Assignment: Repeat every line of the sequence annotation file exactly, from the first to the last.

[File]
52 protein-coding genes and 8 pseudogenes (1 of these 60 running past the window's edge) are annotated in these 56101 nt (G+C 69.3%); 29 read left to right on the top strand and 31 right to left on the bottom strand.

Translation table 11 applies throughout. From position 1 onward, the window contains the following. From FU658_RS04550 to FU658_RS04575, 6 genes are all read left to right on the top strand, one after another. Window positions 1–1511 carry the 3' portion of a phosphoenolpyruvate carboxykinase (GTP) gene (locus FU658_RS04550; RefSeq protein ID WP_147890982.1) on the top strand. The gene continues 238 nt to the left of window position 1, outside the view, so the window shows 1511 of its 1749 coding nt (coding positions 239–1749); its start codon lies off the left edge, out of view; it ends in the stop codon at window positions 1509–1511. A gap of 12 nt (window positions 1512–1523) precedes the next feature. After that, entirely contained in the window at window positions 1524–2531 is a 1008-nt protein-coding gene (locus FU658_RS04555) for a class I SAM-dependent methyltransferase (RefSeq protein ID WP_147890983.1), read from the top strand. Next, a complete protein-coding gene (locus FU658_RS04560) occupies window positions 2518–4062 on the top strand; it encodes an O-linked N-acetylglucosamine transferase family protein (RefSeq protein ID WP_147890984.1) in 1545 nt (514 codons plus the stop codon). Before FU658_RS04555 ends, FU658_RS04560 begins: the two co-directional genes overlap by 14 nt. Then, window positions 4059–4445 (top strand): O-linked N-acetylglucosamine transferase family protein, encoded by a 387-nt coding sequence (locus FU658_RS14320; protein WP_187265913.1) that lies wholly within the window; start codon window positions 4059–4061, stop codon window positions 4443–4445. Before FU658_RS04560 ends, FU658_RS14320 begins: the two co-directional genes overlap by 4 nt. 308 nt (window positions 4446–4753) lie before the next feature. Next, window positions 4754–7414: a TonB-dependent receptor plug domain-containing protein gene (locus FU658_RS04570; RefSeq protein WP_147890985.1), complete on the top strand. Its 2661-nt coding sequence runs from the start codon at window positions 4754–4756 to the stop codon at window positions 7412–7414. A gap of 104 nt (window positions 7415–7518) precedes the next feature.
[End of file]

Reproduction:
52 protein-coding genes and 8 pseudogenes (1 of these 60 running past the window's edge) are annotated in these 56101 nt (G+C 69.3%); 29 read left to right on the top strand and 31 right to left on the bottom strand.

Translation table 11 applies throughout. From position 1 onward, the window contains the following. From FU658_RS04550 to FU658_RS04575, 6 genes are all read left to right on the top strand, one after another. Window positions 1–1511 carry the 3' portion of a phosphoenolpyruvate carboxykinase (GTP) gene (locus FU658_RS04550; RefSeq protein ID WP_147890982.1) on the top strand. The gene continues 238 nt to the left of window position 1, outside the view, so the window shows 1511 of its 1749 coding nt (coding positions 239–1749); its start codon lies off the left edge, out of view; it ends in the stop codon at window positions 1509–1511. A gap of 12 nt (window positions 1512–1523) precedes the next feature. After that, entirely contained in the window at window positions 1524–2531 is a 1008-nt protein-coding gene (locus FU658_RS04555) for a class I SAM-dependent methyltransferase (RefSeq protein ID WP_147890983.1), read from the top strand. Next, a complete protein-coding gene (locus FU658_RS04560) occupies window positions 2518–4062 on the top strand; it encodes an O-linked N-acetylglucosamine transferase family protein (RefSeq protein ID WP_147890984.1) in 1545 nt (514 codons plus the stop codon). Before FU658_RS04555 ends, FU658_RS04560 begins: the two co-directional genes overlap by 14 nt. Then, window positions 4059–4445 (top strand): O-linked N-acetylglucosamine transferase family protein, encoded by a 387-nt coding sequence (locus FU658_RS14320; protein WP_187265913.1) that lies wholly within the window; start codon window positions 4059–4061, stop codon window positions 4443–4445. Before FU658_RS04560 ends, FU658_RS14320 begins: the two co-directional genes overlap by 4 nt. 308 nt (window positions 4446–4753) lie before the next feature. Next, window positions 4754–7414: a TonB-dependent receptor plug domain-containing protein gene (locus FU658_RS04570; RefSeq protein WP_147890985.1), complete on the top strand. Its 2661-nt coding sequence runs from the start codon at window positions 4754–4756 to the stop codon at window positions 7412–7414. A gap of 104 nt (window positions 7415–7518) precedes the next feature.